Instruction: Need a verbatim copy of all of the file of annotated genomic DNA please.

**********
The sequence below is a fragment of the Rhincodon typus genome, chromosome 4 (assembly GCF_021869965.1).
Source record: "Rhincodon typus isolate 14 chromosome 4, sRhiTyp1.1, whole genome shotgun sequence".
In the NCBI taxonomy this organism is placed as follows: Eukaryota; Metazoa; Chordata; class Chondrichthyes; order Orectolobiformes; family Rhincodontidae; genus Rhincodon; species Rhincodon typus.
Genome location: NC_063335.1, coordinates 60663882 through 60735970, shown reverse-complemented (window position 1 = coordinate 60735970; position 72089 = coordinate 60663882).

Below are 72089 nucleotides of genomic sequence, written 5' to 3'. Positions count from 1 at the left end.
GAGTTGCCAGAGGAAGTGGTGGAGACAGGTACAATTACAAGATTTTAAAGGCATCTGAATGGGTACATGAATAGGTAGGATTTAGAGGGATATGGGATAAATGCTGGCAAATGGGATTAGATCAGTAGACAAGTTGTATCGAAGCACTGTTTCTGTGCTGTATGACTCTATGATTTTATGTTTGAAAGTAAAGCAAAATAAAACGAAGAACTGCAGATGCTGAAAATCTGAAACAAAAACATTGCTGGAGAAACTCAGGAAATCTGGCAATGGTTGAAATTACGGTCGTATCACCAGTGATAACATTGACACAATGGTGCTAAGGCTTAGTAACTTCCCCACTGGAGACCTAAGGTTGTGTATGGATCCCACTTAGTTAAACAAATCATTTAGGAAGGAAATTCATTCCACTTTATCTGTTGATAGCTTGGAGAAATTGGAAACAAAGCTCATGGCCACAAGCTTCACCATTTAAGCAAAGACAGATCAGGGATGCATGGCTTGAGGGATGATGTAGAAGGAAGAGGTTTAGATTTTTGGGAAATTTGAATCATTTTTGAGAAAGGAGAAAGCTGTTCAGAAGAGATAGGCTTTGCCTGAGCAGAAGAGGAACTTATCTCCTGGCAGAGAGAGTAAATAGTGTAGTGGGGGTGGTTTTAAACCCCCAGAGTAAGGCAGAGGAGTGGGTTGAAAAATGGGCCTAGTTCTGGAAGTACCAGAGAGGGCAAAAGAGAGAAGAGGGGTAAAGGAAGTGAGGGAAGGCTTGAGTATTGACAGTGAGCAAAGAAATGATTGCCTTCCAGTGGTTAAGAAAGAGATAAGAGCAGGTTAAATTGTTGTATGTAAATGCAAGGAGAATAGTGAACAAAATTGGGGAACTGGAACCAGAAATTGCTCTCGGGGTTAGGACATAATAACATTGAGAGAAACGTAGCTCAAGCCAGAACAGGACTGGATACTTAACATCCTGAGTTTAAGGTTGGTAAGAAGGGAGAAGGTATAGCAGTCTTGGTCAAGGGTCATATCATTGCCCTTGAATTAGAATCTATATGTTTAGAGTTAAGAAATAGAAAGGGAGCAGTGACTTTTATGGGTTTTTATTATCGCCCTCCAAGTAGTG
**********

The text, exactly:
The sequence below is a fragment of the Rhincodon typus genome, chromosome 4 (assembly GCF_021869965.1).
Source record: "Rhincodon typus isolate 14 chromosome 4, sRhiTyp1.1, whole genome shotgun sequence".
In the NCBI taxonomy this organism is placed as follows: Eukaryota; Metazoa; Chordata; class Chondrichthyes; order Orectolobiformes; family Rhincodontidae; genus Rhincodon; species Rhincodon typus.
Genome location: NC_063335.1, coordinates 60663882 through 60735970, shown reverse-complemented (window position 1 = coordinate 60735970; position 72089 = coordinate 60663882).

Below are 72089 nucleotides of genomic sequence, written 5' to 3'. Positions count from 1 at the left end.
GAGTTGCCAGAGGAAGTGGTGGAGACAGGTACAATTACAAGATTTTAAAGGCATCTGAATGGGTACATGAATAGGTAGGATTTAGAGGGATATGGGATAAATGCTGGCAAATGGGATTAGATCAGTAGACAAGTTGTATCGAAGCACTGTTTCTGTGCTGTATGACTCTATGATTTTATGTTTGAAAGTAAAGCAAAATAAAACGAAGAACTGCAGATGCTGAAAATCTGAAACAAAAACATTGCTGGAGAAACTCAGGAAATCTGGCAATGGTTGAAATTACGGTCGTATCACCAGTGATAACATTGACACAATGGTGCTAAGGCTTAGTAACTTCCCCACTGGAGACCTAAGGTTGTGTATGGATCCCACTTAGTTAAACAAATCATTTAGGAAGGAAATTCATTCCACTTTATCTGTTGATAGCTTGGAGAAATTGGAAACAAAGCTCATGGCCACAAGCTTCACCATTTAAGCAAAGACAGATCAGGGATGCATGGCTTGAGGGATGATGTAGAAGGAAGAGGTTTAGATTTTTGGGAAATTTGAATCATTTTTGAGAAAGGAGAAAGCTGTTCAGAAGAGATAGGCTTTGCCTGAGCAGAAGAGGAACTTATCTCCTGGCAGAGAGAGTAAATAGTGTAGTGGGGGTGGTTTTAAACCCCCAGAGTAAGGCAGAGGAGTGGGTTGAAAAATGGGCCTAGTTCTGGAAGTACCAGAGAGGGCAAAAGAGAGAAGAGGGGTAAAGGAAGTGAGGGAAGGCTTGAGTATTGACAGTGAGCAAAGAAATGATTGCCTTCCAGTGGTTAAGAAAGAGATAAGAGCAGGTTAAATTGTTGTATGTAAATGCAAGGAGAATAGTGAACAAAATTGGGGAACTGGAACCAGAAATTGCTCTCGGGGTTAGGACATAATAACATTGAGAGAAACGTAGCTCAAGCCAGAACAGGACTGGATACTTAACATCCTGAGTTTAAGGTTGGTAAGAAGGGAGAAGGTATAGCAGTCTTGGTCAAGGGTCATATCATTGCCCTTGAATTAGAATCTATATGTTTAGAGTTAAGAAATAGAAAGGGAGCAGTGACTTTTATGGGTTTTTATTATCGCCCTCCAAGTAGTG